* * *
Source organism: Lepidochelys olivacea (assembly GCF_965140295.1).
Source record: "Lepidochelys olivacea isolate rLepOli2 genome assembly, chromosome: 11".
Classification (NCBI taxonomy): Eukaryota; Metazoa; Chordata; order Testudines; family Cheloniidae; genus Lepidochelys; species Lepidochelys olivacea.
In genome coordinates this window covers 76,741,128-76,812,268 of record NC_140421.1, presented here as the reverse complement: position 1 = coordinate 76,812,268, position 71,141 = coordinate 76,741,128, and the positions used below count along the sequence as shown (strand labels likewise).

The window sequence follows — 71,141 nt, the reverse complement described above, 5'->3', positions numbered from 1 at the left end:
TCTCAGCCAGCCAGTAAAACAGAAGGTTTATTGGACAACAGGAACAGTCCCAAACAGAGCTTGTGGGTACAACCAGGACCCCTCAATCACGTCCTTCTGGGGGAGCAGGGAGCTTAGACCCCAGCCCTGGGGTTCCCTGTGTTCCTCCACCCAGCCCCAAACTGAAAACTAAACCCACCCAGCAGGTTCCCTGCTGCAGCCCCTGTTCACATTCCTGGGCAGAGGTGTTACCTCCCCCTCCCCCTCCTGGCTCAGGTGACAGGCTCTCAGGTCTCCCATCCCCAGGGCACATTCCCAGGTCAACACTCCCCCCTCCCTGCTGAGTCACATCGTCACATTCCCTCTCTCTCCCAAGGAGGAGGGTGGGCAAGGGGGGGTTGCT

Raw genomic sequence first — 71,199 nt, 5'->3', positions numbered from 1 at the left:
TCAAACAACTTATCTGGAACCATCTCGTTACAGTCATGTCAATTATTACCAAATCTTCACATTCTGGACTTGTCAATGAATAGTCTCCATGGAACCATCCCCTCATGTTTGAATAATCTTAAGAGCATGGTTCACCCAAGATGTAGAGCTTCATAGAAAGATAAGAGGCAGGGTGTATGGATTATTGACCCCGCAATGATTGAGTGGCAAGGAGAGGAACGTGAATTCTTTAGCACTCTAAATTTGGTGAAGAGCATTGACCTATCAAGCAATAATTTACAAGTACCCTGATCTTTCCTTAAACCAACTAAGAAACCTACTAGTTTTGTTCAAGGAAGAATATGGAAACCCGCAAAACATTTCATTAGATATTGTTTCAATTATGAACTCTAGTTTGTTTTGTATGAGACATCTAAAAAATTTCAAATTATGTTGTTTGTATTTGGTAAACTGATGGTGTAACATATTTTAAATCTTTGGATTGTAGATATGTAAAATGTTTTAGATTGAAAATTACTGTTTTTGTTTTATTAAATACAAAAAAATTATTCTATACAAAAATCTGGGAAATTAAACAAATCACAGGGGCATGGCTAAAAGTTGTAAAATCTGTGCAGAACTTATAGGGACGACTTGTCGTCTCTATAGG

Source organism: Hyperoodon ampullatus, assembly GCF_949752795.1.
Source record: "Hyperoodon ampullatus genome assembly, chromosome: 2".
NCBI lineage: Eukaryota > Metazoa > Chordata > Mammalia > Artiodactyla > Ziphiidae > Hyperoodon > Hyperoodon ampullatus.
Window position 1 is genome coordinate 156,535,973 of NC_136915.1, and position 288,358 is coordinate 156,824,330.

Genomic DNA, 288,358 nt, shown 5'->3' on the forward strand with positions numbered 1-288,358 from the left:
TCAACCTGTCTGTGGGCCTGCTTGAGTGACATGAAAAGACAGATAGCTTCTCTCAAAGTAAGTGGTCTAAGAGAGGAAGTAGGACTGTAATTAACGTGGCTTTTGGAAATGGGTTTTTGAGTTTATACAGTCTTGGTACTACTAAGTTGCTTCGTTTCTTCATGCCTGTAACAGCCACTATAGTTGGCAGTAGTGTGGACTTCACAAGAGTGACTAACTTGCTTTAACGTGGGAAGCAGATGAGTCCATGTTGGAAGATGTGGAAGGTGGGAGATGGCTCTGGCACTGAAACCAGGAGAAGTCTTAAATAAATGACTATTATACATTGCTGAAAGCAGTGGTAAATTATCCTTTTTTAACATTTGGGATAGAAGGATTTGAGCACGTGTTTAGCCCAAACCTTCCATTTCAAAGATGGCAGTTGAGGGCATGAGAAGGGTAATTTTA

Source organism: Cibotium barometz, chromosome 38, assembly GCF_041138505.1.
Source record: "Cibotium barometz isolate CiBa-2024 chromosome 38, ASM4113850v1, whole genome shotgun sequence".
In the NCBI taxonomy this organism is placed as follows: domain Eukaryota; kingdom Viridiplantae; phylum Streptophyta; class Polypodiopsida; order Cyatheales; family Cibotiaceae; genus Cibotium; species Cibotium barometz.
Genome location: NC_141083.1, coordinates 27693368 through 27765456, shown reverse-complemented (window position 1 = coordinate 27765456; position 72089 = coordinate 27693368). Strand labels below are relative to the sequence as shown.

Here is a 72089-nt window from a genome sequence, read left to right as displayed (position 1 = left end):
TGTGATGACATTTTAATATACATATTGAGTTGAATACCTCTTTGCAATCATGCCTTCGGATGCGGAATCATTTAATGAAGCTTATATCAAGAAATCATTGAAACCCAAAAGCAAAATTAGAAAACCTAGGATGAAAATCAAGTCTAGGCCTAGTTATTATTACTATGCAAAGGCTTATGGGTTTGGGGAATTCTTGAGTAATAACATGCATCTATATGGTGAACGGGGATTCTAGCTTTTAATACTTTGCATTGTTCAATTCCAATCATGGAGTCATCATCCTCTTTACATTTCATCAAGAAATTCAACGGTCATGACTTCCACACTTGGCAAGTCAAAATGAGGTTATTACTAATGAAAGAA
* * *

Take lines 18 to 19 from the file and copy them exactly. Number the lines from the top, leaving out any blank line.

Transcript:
Genome location: NC_141083.1, coordinates 27693368 through 27765456, shown reverse-complemented (window position 1 = coordinate 27765456; position 72089 = coordinate 27693368). Strand labels below are relative to the sequence as shown.

Here is a 72089-nt window from a genome sequence, read left to right as displayed (position 1 = left end):